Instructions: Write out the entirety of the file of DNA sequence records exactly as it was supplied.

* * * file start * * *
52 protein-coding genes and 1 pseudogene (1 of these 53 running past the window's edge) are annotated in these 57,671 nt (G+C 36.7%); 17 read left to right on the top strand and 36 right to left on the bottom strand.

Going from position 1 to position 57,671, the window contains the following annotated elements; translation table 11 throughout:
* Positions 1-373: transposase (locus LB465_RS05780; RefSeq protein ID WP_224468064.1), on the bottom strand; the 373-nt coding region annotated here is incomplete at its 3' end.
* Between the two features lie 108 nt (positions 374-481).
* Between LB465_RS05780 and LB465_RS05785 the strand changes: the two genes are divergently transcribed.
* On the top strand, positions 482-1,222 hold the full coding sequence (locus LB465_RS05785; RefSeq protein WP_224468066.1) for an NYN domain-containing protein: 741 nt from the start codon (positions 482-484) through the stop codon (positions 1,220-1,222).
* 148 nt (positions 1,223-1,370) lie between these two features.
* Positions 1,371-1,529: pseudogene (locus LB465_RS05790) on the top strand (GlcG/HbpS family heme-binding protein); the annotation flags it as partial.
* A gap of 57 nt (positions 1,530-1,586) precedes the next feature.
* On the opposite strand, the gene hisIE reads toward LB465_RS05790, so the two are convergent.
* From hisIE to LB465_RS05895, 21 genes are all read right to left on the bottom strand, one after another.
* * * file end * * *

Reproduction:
52 protein-coding genes and 1 pseudogene (1 of these 53 running past the window's edge) are annotated in these 57,671 nt (G+C 36.7%); 17 read left to right on the top strand and 36 right to left on the bottom strand.

Going from position 1 to position 57,671, the window contains the following annotated elements; translation table 11 throughout:
* Positions 1-373: transposase (locus LB465_RS05780; RefSeq protein ID WP_224468064.1), on the bottom strand; the 373-nt coding region annotated here is incomplete at its 3' end.
* Between the two features lie 108 nt (positions 374-481).
* Between LB465_RS05780 and LB465_RS05785 the strand changes: the two genes are divergently transcribed.
* On the top strand, positions 482-1,222 hold the full coding sequence (locus LB465_RS05785; RefSeq protein WP_224468066.1) for an NYN domain-containing protein: 741 nt from the start codon (positions 482-484) through the stop codon (positions 1,220-1,222).
* 148 nt (positions 1,223-1,370) lie between these two features.
* Positions 1,371-1,529: pseudogene (locus LB465_RS05790) on the top strand (GlcG/HbpS family heme-binding protein); the annotation flags it as partial.
* A gap of 57 nt (positions 1,530-1,586) precedes the next feature.
* On the opposite strand, the gene hisIE reads toward LB465_RS05790, so the two are convergent.
* From hisIE to LB465_RS05895, 21 genes are all read right to left on the bottom strand, one after another.